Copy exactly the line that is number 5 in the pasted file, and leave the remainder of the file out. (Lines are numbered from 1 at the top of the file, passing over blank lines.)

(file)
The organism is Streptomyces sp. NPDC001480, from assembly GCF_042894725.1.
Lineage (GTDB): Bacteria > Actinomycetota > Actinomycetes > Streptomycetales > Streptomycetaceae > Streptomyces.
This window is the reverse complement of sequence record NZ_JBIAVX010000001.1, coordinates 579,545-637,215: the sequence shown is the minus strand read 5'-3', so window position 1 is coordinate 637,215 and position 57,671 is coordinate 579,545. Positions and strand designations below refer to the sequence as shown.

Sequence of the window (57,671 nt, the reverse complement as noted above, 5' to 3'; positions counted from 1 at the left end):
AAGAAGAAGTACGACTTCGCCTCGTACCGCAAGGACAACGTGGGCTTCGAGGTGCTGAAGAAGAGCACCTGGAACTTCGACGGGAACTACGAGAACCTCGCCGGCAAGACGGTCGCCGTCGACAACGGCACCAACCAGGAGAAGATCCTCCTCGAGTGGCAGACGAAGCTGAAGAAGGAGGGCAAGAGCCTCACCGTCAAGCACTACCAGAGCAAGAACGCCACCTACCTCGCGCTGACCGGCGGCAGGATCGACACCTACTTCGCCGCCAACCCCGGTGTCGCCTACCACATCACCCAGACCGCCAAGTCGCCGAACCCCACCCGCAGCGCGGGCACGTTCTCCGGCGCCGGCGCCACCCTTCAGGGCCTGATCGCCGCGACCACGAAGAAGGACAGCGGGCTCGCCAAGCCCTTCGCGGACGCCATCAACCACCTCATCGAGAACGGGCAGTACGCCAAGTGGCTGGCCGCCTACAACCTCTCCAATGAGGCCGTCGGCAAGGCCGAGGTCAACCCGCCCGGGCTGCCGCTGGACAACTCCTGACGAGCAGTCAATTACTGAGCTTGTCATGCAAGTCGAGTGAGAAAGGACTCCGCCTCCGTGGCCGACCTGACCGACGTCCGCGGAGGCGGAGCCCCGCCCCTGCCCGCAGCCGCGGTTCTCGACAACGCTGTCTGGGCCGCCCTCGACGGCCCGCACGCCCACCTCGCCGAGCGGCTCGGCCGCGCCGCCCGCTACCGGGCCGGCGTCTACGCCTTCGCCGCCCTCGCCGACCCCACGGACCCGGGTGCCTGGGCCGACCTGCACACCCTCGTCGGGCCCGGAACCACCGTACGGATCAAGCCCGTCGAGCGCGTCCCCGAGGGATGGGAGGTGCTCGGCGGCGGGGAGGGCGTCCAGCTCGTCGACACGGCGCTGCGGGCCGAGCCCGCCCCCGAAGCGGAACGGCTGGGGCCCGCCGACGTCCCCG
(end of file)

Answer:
AAGAAGAAGTACGACTTCGCCTCGTACCGCAAGGACAACGTGGGCTTCGAGGTGCTGAAGAAGAGCACCTGGAACTTCGACGGGAACTACGAGAACCTCGCCGGCAAGACGGTCGCCGTCGACAACGGCACCAACCAGGAGAAGATCCTCCTCGAGTGGCAGACGAAGCTGAAGAAGGAGGGCAAGAGCCTCACCGTCAAGCACTACCAGAGCAAGAACGCCACCTACCTCGCGCTGACCGGCGGCAGGATCGACACCTACTTCGCCGCCAACCCCGGTGTCGCCTACCACATCACCCAGACCGCCAAGTCGCCGAACCCCACCCGCAGCGCGGGCACGTTCTCCGGCGCCGGCGCCACCCTTCAGGGCCTGATCGCCGCGACCACGAAGAAGGACAGCGGGCTCGCCAAGCCCTTCGCGGACGCCATCAACCACCTCATCGAGAACGGGCAGTACGCCAAGTGGCTGGCCGCCTACAACCTCTCCAATGAGGCCGTCGGCAAGGCCGAGGTCAACCCGCCCGGGCTGCCGCTGGACAACTCCTGACGAGCAGTCAATTACTGAGCTTGTCATGCAAGTCGAGTGAGAAAGGACTCCGCCTCCGTGGCCGACCTGACCGACGTCCGCGGAGGCGGAGCCCCGCCCCTGCCCGCAGCCGCGGTTCTCGACAACGCTGTCTGGGCCGCCCTCGACGGCCCGCACGCCCACCTCGCCGAGCGGCTCGGCCGCGCCGCCCGCTACCGGGCCGGCGTCTACGCCTTCGCCGCCCTCGCCGACCCCACGGACCCGGGTGCCTGGGCCGACCTGCACACCCTCGTCGGGCCCGGAACCACCGTACGGATCAAGCCCGTCGAGCGCGTCCCCGAGGGATGGGAGGTGCTCGGCGGCGGGGAGGGCGTCCAGCTCGTCGACACGGCGCTGCGGGCCGAGCCCGCCCCCGAAGCGGAACGGCTGGGGCCCGCCGACGTCCCCG